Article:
Two hundred and twenty years ago, on August 7, 1782, an equestrian monument to Peter the Great was unveiled at a ceremony on Senate Square in St Petersburg in the presence of the reigning empress, Catherine II, her court and the general public.
The base of the monument bore a proud inscription: to Peter I from Catherine II. This could only mean that Catherine considered herself to be his equal heiress, second after the first, with no one in between.
When Peter began building his northern capital -- St Petersburg -- those surrounding him suggested that an equestrian monument should be erected to his imperial majesty. The tsar gave his consent, and the first monument to Peter on horseback was molded by Italian sculptor Bartolomeo Rastrelli.
Initially the monument was made of lead, then of wax in life-size where Peter was portrayed in the pose of an army leader, an ancient triumpher wearing Roman armour and sitting on a majestic-looking steed striding at a measured pace into the distant future. Peter endorsed the monumental flattery, but soon died.
The finishing touches were made by Bartolomeo's son, Francesco Rastrelli, a great St Petersburg architect. But the money to cast a model was not coughed up until 40 years later, by Empress Elizabeth. The monument was cast in bronze, but was left standing in a foundry warehouse to be never reclaimed.
Catherine II did not like the monument. But she was carried away by a dynamic project of the French sculptor Etienne-Maurice Falconet, who wrote: "My monument will be simple, I will have only a statue of this hero, whom I do not treat either as a great army leader or a victor, although he was both. Far loftier is the personality of this creator and lawmaker, which must be shown to the public ... " The Frenchman hit the bull's eye -- Catherine thought herself to be a lawmaker. Falconet was given the coveted order and left for Russia.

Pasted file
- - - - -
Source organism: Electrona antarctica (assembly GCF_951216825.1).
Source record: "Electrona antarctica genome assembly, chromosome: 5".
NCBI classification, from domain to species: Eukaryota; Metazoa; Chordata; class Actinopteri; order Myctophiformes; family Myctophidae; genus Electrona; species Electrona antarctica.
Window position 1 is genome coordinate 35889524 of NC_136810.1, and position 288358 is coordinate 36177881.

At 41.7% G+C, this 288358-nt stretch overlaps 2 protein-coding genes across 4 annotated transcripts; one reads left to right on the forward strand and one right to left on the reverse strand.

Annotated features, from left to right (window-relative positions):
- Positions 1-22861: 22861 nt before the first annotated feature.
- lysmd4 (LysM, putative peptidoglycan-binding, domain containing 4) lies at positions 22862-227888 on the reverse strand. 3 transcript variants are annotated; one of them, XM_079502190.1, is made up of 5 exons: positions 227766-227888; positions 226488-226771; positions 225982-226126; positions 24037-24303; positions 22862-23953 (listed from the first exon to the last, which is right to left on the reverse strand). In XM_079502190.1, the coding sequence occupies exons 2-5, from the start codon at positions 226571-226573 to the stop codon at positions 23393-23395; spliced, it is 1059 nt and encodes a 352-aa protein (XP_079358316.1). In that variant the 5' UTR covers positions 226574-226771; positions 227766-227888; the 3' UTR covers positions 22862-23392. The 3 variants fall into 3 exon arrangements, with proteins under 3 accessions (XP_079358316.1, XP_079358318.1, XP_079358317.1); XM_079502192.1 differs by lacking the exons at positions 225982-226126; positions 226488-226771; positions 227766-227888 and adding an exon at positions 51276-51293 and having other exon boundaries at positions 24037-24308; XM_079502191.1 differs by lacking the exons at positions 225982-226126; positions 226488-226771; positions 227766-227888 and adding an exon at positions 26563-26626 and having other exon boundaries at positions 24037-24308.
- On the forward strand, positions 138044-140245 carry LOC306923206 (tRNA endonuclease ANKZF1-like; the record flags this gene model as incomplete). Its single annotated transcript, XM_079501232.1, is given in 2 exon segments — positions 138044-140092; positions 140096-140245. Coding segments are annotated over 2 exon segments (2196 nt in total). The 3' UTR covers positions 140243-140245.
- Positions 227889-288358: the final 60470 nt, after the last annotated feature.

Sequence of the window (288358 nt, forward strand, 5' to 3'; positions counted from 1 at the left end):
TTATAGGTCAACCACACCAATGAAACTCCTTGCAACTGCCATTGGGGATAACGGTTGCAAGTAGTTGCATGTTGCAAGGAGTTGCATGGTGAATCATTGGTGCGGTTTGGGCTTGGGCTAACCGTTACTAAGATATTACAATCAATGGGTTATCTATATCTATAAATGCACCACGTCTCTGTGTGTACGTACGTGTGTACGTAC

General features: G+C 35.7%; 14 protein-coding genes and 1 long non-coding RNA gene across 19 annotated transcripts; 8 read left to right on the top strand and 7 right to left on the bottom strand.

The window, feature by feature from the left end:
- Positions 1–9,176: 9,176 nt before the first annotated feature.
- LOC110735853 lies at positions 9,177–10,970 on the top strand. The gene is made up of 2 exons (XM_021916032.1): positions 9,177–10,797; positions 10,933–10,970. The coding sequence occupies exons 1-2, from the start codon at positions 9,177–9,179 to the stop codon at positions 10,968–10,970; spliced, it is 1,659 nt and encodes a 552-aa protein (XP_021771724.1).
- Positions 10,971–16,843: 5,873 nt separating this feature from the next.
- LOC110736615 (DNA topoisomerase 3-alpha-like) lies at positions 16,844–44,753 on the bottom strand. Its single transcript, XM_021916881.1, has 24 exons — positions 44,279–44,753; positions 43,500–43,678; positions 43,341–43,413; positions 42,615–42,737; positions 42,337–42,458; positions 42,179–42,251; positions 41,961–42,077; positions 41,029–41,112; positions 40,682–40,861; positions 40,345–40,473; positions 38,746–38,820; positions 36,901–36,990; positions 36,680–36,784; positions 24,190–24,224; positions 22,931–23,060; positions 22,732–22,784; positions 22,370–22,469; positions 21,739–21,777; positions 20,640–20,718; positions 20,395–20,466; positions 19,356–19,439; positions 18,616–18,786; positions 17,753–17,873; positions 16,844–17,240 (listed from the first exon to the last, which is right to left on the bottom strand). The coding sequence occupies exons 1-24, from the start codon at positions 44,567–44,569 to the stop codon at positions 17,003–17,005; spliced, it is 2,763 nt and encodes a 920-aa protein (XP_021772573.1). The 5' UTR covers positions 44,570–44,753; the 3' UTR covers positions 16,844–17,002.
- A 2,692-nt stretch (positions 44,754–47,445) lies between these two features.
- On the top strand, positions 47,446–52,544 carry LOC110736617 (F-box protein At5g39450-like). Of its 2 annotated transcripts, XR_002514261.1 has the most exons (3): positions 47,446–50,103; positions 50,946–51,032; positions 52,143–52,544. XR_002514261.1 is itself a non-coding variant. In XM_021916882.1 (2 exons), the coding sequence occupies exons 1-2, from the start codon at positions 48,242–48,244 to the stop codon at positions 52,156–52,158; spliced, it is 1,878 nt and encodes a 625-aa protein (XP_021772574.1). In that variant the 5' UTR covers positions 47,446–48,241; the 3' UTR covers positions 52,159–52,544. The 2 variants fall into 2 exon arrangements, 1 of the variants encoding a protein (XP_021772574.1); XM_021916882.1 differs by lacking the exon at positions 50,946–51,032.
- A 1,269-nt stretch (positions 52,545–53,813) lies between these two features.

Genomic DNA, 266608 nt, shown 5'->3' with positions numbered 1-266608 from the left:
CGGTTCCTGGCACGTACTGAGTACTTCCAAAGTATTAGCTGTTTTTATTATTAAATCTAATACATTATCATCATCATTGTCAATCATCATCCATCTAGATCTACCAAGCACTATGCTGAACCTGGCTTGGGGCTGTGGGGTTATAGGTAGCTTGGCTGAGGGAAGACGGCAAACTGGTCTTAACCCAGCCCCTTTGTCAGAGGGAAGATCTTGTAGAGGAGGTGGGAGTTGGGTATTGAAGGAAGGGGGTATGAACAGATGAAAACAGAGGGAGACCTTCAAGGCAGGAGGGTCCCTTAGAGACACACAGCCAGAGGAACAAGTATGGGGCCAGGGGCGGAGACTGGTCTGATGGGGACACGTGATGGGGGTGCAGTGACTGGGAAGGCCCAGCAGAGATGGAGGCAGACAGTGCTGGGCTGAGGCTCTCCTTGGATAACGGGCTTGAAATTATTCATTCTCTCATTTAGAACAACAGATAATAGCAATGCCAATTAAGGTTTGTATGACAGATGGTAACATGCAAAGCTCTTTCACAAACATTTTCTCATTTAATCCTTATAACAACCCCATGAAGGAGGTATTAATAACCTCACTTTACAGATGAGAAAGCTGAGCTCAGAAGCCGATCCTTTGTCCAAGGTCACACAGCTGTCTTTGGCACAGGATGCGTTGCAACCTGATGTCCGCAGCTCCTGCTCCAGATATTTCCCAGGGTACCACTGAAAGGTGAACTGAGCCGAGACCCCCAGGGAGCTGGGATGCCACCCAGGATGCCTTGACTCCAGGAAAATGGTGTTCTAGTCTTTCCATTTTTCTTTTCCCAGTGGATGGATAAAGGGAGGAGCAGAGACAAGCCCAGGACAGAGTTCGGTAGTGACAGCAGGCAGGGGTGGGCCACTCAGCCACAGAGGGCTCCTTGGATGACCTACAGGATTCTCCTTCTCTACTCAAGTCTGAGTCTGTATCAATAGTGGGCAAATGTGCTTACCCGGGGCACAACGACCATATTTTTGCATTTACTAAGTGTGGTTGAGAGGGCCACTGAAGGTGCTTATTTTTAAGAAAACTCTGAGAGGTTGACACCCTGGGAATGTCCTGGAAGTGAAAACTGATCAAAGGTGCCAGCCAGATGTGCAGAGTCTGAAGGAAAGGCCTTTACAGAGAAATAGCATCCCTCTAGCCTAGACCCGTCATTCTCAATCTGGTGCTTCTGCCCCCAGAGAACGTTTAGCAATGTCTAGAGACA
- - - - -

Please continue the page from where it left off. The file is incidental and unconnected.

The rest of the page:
The bronze horseman took 12 years to make. After fashioning a rearing horse and the emperor's figure in the saddle, Falconet trusted the sketching of Peter's head to his 20-year-old pupil Marie-Ann Collot, a talented portrait painter. Marie used Peter's death mask as her original. It is from this head that emanates the miraculous power with which the rider avidly sweeps the capital's panorama.
A granite stone for the pedestal was found outside St Petersburg. After the Egyptian pyramids the world did not know of the transportation of such a huge weight. The stone weighing 1,600 tons was pulled for 12 kilometres from the village of Pakhty to Senate Square on a special platform supported by copper balls.
Falconet modeled the stone like a cliff on which stood a rearing horse with the godlike hero in a laurel wreath. Falconet's masterpiece appears still to be unexcelled by anything else in the world for its artistic impression. Only a Roman statue of Marc Aurelius can vie with Peter in casting skill and virtuosity of workmanship, but it is clearly inferior in its emotional impact. Finally, Aurelius's horse rests on three legs, while Falconet's stands only on two.
The French maestro was not present at the unveiling ceremony in St Petersburg -- he had quarreled with the top brass -- nobleman Betsky -- and left for Paris. Fyodor Gordeyev, a Russian sculptor, directed the installation of the monument.